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Race forum: Engaging community is top priority

Couple hundred people attend event at Bowsher High

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    Bishop Robert Culp leads prayer during the Toledo Community Coalition Forum on Implicit Bias at Bowsher High School on Tuesday. Several hundred people attended.

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    Kip Holley, a research assistant with the Kirwan Institute for the Study of Race and Ethnicity, left, speaks during the Toledo Community Coalition forum on Tuesday.

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Not long after the Rev. Otis Gordon arrived in Toledo approximately 14 years ago, a Ku Klux Klan-affiliated group held a rally in the city.

What the Rev. Gordon remembers most about the event is the way Toledo residents rallied to organize a counter-protest.

“We could not prevent them from having an opportunity to voice their opinions, but we did not have to accept that,” he said.

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Kip Holley, a research assistant with the Kirwan Institute for the Study of Race and Ethnicity, left, speaks during the Toledo Community Coalition forum on Tuesday.

THE BLADE/KATIE RAUSCH
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Since then, Pastor Gordon has worked tirelessly as an advocate of racial equity in Toledo. He’s served as chairman of the Toledo Community Coalition and helped to organize a series of forums called “Changing Minds & Changing Lives: Combating Racism.”

The discussion series continued Tuesday as the Rev. Gordon and a couple hundred Toledo residents attended a forum on equitable civic engagement at Bowsher High School.

Attendees of the two-and-a-half-hour event, which was hosted by the Community Coalition and co-sponsored by The Blade, first listened to a presentation by Kip Holley, a staff member at Ohio State University’s Kirwan Institute for the Study of Race and Ethnicity.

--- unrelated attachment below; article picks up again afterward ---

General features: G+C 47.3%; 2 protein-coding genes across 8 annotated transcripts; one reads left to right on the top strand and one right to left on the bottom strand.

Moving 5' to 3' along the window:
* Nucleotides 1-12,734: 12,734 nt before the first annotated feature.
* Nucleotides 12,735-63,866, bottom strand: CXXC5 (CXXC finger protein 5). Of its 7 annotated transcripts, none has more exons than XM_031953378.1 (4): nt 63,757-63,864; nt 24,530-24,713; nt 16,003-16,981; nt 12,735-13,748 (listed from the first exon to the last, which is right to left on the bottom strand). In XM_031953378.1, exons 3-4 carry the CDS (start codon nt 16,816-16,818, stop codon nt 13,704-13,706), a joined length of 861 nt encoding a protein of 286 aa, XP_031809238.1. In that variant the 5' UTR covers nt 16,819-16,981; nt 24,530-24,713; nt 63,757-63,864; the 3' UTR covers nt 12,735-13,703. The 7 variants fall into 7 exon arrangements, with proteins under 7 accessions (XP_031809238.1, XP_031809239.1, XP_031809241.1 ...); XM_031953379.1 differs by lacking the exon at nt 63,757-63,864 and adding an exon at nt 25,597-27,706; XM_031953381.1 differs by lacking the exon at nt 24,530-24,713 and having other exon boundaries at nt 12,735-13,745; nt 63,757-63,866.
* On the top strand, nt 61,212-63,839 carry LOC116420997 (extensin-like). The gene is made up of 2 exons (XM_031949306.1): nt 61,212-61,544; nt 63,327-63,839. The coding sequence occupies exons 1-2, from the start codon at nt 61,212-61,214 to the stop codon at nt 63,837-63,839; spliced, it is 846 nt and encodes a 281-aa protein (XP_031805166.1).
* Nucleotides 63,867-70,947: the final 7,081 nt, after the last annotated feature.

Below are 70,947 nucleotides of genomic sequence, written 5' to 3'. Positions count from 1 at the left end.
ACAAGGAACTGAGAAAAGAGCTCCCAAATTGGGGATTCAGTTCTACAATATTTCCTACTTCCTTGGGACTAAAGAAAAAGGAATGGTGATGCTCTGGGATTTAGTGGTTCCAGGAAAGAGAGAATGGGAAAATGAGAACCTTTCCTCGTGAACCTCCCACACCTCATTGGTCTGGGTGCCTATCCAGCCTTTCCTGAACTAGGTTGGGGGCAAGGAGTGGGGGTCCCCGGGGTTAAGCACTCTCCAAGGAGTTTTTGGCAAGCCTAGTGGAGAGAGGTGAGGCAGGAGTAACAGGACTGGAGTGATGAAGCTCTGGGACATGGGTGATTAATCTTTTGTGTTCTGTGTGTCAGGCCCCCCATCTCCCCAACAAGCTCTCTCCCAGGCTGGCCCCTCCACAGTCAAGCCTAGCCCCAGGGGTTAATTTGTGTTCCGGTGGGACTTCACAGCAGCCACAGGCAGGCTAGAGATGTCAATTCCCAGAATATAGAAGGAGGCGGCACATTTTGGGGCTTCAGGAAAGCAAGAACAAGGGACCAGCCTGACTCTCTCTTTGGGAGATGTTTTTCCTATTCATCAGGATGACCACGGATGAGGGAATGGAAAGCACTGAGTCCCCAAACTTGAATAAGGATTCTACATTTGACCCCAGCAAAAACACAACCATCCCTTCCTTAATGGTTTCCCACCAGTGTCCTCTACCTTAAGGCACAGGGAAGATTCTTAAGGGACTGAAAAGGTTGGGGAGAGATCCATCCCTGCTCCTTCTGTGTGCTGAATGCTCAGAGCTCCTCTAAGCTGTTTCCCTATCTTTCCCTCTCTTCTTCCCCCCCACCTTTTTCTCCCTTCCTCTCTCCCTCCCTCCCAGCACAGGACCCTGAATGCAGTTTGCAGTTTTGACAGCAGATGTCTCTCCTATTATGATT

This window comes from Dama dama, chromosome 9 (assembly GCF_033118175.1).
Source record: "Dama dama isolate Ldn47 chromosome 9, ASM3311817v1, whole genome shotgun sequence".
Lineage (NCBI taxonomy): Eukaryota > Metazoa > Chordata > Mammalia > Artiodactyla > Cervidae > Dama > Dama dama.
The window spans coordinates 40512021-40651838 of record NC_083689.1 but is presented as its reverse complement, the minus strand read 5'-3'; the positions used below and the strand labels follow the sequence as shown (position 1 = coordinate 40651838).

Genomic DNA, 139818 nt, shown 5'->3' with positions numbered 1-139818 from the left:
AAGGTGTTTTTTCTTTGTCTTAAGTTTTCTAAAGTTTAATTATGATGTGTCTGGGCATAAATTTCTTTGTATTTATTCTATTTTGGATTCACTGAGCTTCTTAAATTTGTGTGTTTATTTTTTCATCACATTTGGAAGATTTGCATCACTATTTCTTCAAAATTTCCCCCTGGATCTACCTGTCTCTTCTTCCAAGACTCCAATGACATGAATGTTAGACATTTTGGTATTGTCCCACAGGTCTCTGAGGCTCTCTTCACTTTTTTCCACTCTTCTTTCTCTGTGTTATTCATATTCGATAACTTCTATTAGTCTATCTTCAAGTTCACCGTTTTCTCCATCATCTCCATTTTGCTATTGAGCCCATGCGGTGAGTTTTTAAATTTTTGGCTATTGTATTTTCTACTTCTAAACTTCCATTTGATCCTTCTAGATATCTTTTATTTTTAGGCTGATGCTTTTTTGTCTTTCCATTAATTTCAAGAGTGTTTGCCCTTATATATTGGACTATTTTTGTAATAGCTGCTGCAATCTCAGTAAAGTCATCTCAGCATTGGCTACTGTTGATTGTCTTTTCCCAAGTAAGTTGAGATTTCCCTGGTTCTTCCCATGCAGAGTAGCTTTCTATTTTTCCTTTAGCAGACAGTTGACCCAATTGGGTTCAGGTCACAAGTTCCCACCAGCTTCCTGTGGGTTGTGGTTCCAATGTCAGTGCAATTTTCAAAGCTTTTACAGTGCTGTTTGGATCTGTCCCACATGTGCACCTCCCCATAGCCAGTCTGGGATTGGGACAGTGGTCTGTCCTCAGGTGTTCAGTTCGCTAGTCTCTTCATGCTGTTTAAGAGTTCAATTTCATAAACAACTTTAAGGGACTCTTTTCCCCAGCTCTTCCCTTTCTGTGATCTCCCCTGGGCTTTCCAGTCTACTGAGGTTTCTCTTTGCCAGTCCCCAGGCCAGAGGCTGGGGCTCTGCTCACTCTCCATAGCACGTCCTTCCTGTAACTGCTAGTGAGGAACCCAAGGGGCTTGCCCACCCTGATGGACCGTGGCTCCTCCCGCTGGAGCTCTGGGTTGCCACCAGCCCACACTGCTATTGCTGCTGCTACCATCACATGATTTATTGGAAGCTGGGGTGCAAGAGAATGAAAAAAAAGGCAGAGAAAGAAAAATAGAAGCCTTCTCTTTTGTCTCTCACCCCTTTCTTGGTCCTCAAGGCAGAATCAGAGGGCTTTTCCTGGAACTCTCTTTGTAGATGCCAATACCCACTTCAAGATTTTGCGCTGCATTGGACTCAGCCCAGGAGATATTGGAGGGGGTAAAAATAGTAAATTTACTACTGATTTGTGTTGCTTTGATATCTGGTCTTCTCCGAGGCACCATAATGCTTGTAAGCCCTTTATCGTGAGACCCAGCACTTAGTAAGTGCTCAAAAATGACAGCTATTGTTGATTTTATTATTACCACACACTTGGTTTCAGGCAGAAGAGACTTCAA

Mr. Holley’s lecture, which marked the first collaboration between the TCC and Kirwan Institute, centered largely around principles of equitable civic engagement, including embracing diversity within communities, learning to disagree and deal with dissent, and recognizing the role race, power and injustice play in society.

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“Civic engagement affects everyone,” he said. “When most of us think about civic engagement, we think about meetings. Maybe we think about voting. But nobody thinks too much about community gardens. Nobody thinks about those conversations you have on your front porch.”

Jenifer Belt, a resident of the Old West End, said her neighborhood is not immune to instances of racism.

“We all have bias and to say otherwise is foolish,” she said, recalling several incidents in which her neighbors have posted on Facebook to warn of black men they thought were “suspicious looking.”

TCC organizers called the event a success and noted high attendance was meaningful given the recent passing of Dialogue to Change’s founder, Pastor Karen Shepler.

“This is a testament of the work that she has done,” the Rev. Gordon said of the forum. 

Contact Antonia Ayres-Brown at: abrown@theblade.com or 419-724-6368.

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